self.write_byte(0xFF24, 0x77);
    self.write_byte(0xFF25, 0xF3);
    self.write_byte(0xFF26, 0xF1);
    self.write_byte(0xFF40, 0x91);
    self.write_byte(0xFF42, 0);
    self.write_byte(0xFF43, 0);
    self.write_byte(0xFF45, 0);
    self.write_byte(0xFF47, 0xFC);
    self.write_byte(0xFF48, 0xFF);
    self.write_byte(0xFF49, 0xFF);
    self.write_byte(0xFF4A, 0);
    self.write_byte(0xFF4B, 0);

GPU (src/gpu)

The screen resolution of the original Game Boy is 160×144 pixels:

pub const WIDTH: usize = 160;
pub const HEIGHT: usize = 144;


[...] TODO: write here more about the GPU.

Usage examples

Web ~ JavaScript/WASM usage:

  1. Install lr35902 with Yarn or NPM:
npm install lr35902
# yarn install lr35902
  1. There you go:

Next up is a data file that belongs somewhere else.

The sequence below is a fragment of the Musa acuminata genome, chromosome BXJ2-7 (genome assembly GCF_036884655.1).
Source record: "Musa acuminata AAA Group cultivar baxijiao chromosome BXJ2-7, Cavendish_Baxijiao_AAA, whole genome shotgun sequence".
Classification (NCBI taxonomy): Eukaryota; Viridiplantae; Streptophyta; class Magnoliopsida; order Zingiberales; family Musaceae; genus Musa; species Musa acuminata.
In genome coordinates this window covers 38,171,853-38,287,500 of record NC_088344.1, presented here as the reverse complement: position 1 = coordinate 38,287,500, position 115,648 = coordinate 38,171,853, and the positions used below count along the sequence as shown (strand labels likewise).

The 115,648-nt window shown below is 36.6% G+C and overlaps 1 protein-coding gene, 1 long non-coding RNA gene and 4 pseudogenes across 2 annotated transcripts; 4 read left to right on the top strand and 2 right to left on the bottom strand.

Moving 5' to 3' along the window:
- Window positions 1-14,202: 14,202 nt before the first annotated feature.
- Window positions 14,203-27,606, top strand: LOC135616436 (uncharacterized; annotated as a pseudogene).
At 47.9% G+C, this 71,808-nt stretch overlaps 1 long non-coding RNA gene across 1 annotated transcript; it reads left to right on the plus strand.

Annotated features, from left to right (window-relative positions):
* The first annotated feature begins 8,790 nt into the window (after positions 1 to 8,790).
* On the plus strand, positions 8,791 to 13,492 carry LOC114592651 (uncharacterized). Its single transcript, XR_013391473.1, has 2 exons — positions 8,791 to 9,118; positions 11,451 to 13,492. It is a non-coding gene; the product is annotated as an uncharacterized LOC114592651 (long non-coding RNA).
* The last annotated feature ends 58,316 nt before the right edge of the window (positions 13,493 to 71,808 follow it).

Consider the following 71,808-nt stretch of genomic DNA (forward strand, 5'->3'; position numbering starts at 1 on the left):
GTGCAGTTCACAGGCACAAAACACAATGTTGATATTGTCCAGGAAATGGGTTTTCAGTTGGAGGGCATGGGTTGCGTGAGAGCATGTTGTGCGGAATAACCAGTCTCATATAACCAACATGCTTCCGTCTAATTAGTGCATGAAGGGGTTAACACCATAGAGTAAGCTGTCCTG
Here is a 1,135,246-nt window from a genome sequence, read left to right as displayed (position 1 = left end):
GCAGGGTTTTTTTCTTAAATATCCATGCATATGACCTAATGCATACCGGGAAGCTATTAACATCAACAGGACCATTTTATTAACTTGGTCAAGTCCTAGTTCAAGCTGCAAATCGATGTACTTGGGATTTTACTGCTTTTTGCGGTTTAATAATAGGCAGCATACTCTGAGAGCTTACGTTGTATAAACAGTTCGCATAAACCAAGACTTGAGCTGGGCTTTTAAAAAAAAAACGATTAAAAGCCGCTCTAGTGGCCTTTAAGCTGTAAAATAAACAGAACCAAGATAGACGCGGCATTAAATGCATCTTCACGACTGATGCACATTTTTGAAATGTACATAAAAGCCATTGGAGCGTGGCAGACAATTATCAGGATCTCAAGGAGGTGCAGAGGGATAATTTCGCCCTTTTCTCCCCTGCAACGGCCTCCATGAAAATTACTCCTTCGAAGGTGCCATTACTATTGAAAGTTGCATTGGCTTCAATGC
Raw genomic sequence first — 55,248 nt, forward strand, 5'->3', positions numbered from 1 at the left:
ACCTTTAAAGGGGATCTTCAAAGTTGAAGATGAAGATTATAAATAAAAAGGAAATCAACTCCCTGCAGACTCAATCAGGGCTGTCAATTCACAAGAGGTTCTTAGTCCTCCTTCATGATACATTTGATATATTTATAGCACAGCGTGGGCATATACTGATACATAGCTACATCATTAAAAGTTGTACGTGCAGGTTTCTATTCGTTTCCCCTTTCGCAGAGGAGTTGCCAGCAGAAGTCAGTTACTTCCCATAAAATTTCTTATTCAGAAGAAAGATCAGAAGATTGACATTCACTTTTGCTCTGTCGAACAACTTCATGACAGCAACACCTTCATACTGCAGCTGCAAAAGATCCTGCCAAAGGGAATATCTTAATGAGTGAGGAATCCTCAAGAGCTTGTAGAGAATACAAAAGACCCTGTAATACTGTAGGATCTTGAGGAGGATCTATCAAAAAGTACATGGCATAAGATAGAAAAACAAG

import { render } from 'lr35902';

const romFile = document.querySelector('#rom-file');
romFile.addEventListener('change', function readFile() {

async function loadRom(file) {
  const { size, name } = file;
  const arrayBuffer = await file.arrayBuffer();
  const u8View = new Uint8Array(arrayBuffer);

Desktop ~ Rust usage:

tl;dr: You can see the destop example in the example folder (/examples/desktop)

  1. Add lr35902 as dependency and make sure to have desktop as feature on:
gameboy = { version = "0.1.0", features = ["desktop"] }
  1. There you go:

Default scale is 1 (160x144).

use gameboy::gameboy::{Gameboy, RenderMode::Desktop};

fn main() {
    let mut gb = Gameboy::new();
    match gb.load_rom("./sample-rom.gb") {
        Ok(..) => {
        Err(err) => {
            println!("{:?}", err);


The tests are based on Blargg's Gameboy hardware test ROMs.

Link to the repository: https://github.com/retrio/gb-test-roms.git

Tests (originally ran in Openemu) LR35902 Status
CPU instructions test
Bits Unused test Failing
Halt Bug test Failing
Bits bank1 test Failing
GGB Sound test Failing

Resources & References